The first day of autumn is officially Thursday, but why has it felt like fall since the first week of August? Yeah, it has been the warmest weather on record this summer, according to the National Weather Service, the warmest since record keeping begain but we aren't experiencing global warming now, are we? Oh yeah, it's voting day.....that reminds me.....gotta go :) Ok, ok, the kids wanted to say 'hi' again. Margaret and Fergus mug for the camera, before Ferg goes off to the spa to "kool his jet" and Mugrat goes into heat for a couple weeks. Why doesn't anyone design tasteful panties for dogs? Crazy people design and buy fancy dog clothes at Target and Barney's, but sometimes the little girls need soem protections, and they only come in Denim and, one company, on-line, has them in denim but with a touch or red bandana material around the tail hole?! ! Ugh. Makes her look like she's wearing daisy dukes ...then she looks more like a trailer-park dog named Crystal, and not a national show winner, Hmph..... I hate the whole Dog show thing, but I inherited it with these guys, and had to follow it through....but at least she ranked high, and after her next litter...she can retire and finally be a dog again and enjoy life. I think they should outlaw dogshows, and beauty pagents. Oooh. this is getting bloggy.
You all know how I feel about bushel basket mums the size of dairy cows, all hormoned-up and perfectly perfect in every way. These Mary Poppin's of the Chrysanthemum world are unfortunately ubiquituos at farm stands and North American nurseries this time of year. But what did gardeners do before these beasts come along?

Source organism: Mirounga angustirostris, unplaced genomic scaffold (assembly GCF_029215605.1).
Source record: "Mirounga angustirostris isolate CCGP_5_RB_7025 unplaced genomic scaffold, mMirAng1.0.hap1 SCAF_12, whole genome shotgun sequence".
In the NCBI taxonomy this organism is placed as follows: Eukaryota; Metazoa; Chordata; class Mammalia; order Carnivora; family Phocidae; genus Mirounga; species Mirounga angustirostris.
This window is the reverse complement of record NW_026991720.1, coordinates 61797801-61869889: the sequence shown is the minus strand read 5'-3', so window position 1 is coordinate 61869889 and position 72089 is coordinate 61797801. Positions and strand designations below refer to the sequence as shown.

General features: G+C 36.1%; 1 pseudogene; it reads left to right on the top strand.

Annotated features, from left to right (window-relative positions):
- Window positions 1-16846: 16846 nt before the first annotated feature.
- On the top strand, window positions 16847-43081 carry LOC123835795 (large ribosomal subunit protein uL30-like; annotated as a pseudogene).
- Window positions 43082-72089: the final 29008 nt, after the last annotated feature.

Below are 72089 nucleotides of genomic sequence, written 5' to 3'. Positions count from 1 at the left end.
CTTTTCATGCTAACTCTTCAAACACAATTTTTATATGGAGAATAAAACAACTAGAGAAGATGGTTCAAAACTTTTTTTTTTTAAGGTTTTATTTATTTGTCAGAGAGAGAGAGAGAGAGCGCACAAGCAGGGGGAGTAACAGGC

Well, first, we did grow Crysanthemums, of course, but not these mounds we know now as "garden mums'. I will write this weekend and show the mums that I am growing, but that are now sadly not only difficult to find, but are only carried by a few, if not two, plant suppliers. My trips to Japan have converted me to many Japanese techniques that have never been completely understood in the West, and the art of Chrysanthemum culture has been another passion that I have bee trying to perfect here in the states. The are still budding up, so I will show my Asian mum collection, later. Besides, they don't really bloom until late October, and have just had thier last pinching. These include cascading mums, tall standard spiders and many fancy anemone types. But more later....because this is also the season for many orchids, especially these rare Pahiopedilus species from Borneo like P. rothchildianum, P. sanderianum and other Paph species (not the plastic hybrids that one sees more commonly) but these, some of the rarest and most sought-after orchids in the world.